On Feb 24, 2022, Russian President Vladimir Putin announced that Russian forces will be entering Ukraine and since then the global economy has been in a constant state of uncertainty. Although the US does not have many direct economical relations with Russia and Ukraine, this conflict is affecting the lives of American consumers. But is it affecting the housing market?
Right now the only direct effect of the war on the real estate market has been a short-term decrease of the mortgage rate, which has become 4.14% since then. However, that does not mean that the market will not feel the consequences in a few months. Quite the opposite, some experts expect that the inflation of food and energy prices will rub off on the home prices, which are high even without the war.
Russia is a major world exporter of natural gas and oil, but ever since the occupation of Ukrainian land and air many countries have imposed sanctions on Russia. With this limited supply, the prices have been going up to record highs everywhere, even in the US.
Regardless of the fact that the US has been energetically independent for some time now, the demand for gas is going up and the prices follow. Energy independence is a state in which a country finds itself when it’s exporting more oil and gas than it imports.
European Union countries are energy-dependent, and that is affecting not only petroleum but also wholesale prices. As the transport of goods gets more expensive, the prices are rising on the racks, too. Everything is touched by the rise of the inflation rate - which is at 7.9% right now.
Food is another thing that makes consumers pessimistic about other bigger purchases. Russia and Ukraine, two belligerent countries, make up 30% of the world’s wheat-exporters and Ukraine is one of the largest producers of corn. Those percentages go even higher when we talk about Europe.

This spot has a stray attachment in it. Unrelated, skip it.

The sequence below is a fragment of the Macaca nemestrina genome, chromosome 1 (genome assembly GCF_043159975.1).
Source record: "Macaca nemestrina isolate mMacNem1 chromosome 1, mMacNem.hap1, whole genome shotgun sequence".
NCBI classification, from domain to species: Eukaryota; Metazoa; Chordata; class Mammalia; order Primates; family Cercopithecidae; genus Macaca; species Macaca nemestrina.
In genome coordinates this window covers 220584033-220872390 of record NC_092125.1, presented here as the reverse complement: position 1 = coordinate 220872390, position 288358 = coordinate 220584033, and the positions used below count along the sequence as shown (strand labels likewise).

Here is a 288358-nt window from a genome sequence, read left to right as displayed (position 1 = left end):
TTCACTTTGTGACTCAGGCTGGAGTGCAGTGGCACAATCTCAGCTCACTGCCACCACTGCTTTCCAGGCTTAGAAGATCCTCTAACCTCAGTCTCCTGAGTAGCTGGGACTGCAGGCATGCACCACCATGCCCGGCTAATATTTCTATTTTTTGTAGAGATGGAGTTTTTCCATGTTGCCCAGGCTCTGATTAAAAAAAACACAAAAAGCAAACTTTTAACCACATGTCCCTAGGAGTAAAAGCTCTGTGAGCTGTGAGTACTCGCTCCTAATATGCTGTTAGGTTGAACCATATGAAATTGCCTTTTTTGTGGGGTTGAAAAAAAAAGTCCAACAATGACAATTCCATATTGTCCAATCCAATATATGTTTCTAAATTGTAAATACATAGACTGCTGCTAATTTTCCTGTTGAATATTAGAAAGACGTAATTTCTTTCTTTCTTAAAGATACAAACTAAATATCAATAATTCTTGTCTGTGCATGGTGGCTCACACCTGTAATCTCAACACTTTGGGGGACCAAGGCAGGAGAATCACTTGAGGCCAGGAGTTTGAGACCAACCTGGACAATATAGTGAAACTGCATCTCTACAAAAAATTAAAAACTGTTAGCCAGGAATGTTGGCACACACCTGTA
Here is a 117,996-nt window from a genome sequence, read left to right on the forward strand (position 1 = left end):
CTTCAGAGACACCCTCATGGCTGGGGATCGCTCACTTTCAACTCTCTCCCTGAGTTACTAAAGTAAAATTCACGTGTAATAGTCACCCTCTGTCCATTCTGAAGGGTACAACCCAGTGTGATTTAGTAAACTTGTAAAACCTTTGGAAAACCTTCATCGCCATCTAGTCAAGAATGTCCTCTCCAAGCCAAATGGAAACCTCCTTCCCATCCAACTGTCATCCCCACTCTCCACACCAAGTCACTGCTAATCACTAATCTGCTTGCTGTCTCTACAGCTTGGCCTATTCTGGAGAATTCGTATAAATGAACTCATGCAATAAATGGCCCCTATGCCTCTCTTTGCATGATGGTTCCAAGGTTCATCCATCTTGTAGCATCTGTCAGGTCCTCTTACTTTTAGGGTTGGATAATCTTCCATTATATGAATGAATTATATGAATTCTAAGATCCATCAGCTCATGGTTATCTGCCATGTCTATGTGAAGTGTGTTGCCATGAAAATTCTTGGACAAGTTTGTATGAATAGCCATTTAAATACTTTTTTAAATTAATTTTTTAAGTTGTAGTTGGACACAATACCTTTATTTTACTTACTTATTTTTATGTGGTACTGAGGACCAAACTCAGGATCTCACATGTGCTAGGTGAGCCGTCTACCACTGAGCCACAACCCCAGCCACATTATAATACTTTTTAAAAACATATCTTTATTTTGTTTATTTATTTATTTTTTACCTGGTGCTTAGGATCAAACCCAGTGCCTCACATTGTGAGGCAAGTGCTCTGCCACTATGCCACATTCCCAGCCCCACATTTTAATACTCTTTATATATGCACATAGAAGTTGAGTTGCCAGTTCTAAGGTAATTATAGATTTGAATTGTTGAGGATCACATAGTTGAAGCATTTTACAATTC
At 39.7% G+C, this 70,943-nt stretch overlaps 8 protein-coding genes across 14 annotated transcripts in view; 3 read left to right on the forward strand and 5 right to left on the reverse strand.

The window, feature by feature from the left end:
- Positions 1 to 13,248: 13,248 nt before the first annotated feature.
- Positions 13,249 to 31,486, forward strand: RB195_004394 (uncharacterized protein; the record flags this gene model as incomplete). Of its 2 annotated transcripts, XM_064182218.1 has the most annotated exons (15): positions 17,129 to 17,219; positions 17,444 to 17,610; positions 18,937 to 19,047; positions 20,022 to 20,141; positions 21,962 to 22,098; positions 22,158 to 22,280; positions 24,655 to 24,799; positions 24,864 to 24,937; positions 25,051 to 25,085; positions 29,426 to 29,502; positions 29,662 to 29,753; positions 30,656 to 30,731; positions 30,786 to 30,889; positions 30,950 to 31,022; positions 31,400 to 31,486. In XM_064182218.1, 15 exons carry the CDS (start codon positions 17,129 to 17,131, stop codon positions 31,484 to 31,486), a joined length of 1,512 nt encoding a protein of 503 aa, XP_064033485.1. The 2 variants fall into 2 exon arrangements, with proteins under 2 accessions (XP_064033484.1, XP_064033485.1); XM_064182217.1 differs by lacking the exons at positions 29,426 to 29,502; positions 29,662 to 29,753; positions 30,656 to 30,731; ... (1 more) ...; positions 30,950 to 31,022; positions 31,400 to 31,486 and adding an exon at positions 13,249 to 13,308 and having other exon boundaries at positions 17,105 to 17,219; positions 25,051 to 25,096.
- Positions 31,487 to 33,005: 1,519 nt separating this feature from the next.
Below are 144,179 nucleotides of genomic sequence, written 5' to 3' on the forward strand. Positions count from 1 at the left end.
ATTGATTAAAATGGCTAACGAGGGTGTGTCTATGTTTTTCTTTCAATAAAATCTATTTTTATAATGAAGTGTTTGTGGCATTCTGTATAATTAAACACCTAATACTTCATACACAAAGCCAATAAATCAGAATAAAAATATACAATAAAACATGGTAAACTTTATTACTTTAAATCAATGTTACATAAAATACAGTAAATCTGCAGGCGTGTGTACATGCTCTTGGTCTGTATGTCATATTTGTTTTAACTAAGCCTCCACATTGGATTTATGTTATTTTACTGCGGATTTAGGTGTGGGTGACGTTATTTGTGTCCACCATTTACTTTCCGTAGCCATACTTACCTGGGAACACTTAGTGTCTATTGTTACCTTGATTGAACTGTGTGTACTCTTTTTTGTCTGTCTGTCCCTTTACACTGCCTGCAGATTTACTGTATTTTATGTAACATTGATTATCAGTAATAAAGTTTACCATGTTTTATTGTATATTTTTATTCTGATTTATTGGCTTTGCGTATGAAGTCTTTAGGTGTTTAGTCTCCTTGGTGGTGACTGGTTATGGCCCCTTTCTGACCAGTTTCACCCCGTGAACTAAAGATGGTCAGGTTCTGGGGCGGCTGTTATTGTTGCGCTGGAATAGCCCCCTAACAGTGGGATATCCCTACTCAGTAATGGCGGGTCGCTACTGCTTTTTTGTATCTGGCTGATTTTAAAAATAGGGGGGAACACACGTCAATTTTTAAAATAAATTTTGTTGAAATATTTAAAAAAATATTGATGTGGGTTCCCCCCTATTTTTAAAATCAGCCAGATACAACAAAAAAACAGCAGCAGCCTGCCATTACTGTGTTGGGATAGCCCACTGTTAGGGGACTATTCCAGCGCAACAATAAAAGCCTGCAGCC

And while the US does not import a significant number of Russian or Ukrainian wheat and corn, it imports many refined byproducts from some EU countries. This makes it more difficult to keep the prices down. Add that extra cost to an already expensive transportation system - and inflation is inevitable.
If we reminisce back to 2021, it is safe to say that it wasn’t favorable to homebuyers. The robust demand and dry supply brought the median sale price to more than $360,000. Competition brings bidding wars to record high numbers, and many lower-earning families are forced to rent because they can’t afford homeownership.
The pandemic-driven low mortgage rate and the inflation that was on the rise even before the start of 2022, underlined the drought in the American inventory of homes for sale. Ongoing world events could only amplify this drought, in the event of demand staying high.
People will not put their houses on the market and there will be even fewer houses in construction. The existing shortage and costliness of lumber and other building materials will only increase - making it impossible to create an affordable house.
The demand should dampen due to buyers’ pessimism, caused by the rising prices and rising rates. But that means that many potential homebuyers will wait it out, left with big energy bills, high food and transportation costs. The housing market will most likely not crash due to the Russian attack, but the homeowners and those who aspire to be one will feel it in their wallets.
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